One other reason for unfinished work is lack of practice. The first poems and short stories I wrote are awful because they are my first attempts. Even the good first attempts aren’t better than my later work, but since every story and poem and novel are their own unique creation, earlier work is not necessarily worse than later work, provided that I’ve practiced enough to where the form frees me, rather than confines me. And since I keep changing as a person, so does my writing style, which makes writings from different stages of my life not so much like comparing apples and oranges as comparing pineapples and guacamole.

A third reason for unfinished work is because it’s not worth finishing. When art ends in a dead end, you must abandon the effort. Other times it drains too much of your life force for you to be able to continue without harm to yourself. Sometimes these unfinished works are released as-is, or with someone else completing the idea. Better to feed it to the fire, or to researchers interested in the creative process: these efforts will only tarnish the reputation of the artist in the public’s eye, and is often used as a money grab. Does that mean the artist is always right about the quality of their work? No, which is why someone with taste in art should appraise unreleased work before letting it roam free among the populace. But in general, unfinished work — as opposed to finished work which is withheld — is meant to perish in anonymity.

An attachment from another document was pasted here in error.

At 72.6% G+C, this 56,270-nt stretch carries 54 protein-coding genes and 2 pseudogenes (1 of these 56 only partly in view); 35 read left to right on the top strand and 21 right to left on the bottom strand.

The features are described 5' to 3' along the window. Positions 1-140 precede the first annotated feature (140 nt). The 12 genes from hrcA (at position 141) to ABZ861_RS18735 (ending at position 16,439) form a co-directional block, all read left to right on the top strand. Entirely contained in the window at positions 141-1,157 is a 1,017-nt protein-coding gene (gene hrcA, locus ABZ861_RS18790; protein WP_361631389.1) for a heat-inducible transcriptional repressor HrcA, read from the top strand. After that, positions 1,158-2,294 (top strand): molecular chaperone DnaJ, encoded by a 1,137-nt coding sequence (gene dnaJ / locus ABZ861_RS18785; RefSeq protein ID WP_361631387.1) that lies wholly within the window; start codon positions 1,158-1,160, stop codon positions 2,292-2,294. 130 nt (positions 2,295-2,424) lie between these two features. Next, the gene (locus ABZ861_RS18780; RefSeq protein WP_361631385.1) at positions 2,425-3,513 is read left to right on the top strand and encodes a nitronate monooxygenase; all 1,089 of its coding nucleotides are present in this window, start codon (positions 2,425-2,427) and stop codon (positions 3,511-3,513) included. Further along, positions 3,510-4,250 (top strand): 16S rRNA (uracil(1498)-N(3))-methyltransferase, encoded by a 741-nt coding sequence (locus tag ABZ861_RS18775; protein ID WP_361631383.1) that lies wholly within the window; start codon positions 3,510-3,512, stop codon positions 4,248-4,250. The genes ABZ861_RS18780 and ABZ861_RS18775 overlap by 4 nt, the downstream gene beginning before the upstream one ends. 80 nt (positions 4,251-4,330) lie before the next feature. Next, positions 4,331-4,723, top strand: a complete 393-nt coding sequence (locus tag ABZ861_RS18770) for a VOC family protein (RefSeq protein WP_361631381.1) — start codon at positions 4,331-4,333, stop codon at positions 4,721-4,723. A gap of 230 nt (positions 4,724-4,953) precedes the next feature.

And finally, some work isn’t finished because it requires an older, wiser, more skilled person to create it. Recognizing that quality is something that separates a true artist from a layman, the latter of whom will not recognize that art, and not the artist, dictates its creation. Many of da Vinci’s works were subject to this holding back. Even the Mona Lisa was technically “unfinished” at his death — not because the painting wasn’t done, but because it could never be done so long as da Vinci was living and learning new ways to paint.

In conclusion, don’t be afraid of incomplete work. Speaking to writers (and I speak from experience), don’t feel that everything you write needs to be published. Hang on to your unfinished work, for it may spark a better work in the future, but realize that, just as life ends with goals left unrealized and things left undone and knowledge left unknown, so art, too, is often left unfinished at the time of its completion.